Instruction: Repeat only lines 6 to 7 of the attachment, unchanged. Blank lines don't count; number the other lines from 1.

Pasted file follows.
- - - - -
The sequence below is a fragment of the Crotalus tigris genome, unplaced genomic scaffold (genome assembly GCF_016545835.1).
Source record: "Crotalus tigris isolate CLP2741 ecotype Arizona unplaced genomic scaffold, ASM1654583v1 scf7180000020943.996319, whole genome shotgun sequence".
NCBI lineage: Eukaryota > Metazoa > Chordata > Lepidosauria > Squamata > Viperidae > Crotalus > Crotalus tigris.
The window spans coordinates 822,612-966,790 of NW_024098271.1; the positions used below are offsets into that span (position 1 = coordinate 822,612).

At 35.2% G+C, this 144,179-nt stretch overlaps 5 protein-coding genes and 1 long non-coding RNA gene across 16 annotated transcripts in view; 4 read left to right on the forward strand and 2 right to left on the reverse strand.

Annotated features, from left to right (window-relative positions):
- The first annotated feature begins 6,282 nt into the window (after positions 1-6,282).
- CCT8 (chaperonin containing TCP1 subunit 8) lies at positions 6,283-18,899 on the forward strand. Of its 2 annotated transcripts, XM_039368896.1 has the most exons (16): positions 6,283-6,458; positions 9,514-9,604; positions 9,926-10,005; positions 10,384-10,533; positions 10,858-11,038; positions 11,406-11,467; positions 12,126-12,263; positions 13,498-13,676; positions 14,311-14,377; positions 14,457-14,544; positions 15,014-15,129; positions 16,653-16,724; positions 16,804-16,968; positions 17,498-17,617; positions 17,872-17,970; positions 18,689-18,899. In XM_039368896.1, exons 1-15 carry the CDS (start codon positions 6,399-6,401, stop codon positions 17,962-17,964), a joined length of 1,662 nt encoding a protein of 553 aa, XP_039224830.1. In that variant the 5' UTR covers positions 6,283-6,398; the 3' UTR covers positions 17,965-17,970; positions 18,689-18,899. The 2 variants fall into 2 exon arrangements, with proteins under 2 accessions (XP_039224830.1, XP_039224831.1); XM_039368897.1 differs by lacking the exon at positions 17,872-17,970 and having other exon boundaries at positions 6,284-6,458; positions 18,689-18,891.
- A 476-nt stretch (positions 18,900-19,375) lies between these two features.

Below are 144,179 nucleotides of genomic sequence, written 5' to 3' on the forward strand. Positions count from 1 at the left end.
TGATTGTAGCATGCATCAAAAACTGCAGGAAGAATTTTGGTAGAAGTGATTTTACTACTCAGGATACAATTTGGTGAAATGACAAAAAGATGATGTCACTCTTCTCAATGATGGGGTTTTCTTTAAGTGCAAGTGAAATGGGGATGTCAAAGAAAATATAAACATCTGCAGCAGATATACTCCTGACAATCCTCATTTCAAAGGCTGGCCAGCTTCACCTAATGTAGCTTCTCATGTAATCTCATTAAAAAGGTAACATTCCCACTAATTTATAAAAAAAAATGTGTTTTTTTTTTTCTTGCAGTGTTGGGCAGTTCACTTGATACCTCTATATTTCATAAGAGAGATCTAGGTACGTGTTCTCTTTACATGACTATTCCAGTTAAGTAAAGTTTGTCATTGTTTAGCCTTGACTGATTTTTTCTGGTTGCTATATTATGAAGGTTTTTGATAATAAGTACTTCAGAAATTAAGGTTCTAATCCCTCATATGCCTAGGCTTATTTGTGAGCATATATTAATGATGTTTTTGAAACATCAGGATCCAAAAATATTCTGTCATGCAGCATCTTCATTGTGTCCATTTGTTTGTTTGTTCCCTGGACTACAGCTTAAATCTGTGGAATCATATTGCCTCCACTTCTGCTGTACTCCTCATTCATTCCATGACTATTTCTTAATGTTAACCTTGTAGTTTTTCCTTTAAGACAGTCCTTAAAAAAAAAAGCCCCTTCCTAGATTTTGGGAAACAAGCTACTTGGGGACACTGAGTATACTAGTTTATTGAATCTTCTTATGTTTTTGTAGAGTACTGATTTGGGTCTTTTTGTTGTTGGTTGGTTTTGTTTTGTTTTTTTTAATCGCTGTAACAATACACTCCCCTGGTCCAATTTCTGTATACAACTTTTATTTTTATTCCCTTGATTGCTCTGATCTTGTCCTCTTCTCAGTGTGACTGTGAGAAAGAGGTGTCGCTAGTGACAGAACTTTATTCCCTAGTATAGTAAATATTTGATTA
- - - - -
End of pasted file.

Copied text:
Annotated features, from left to right (window-relative positions):
- The first annotated feature begins 6,282 nt into the window (after positions 1-6,282).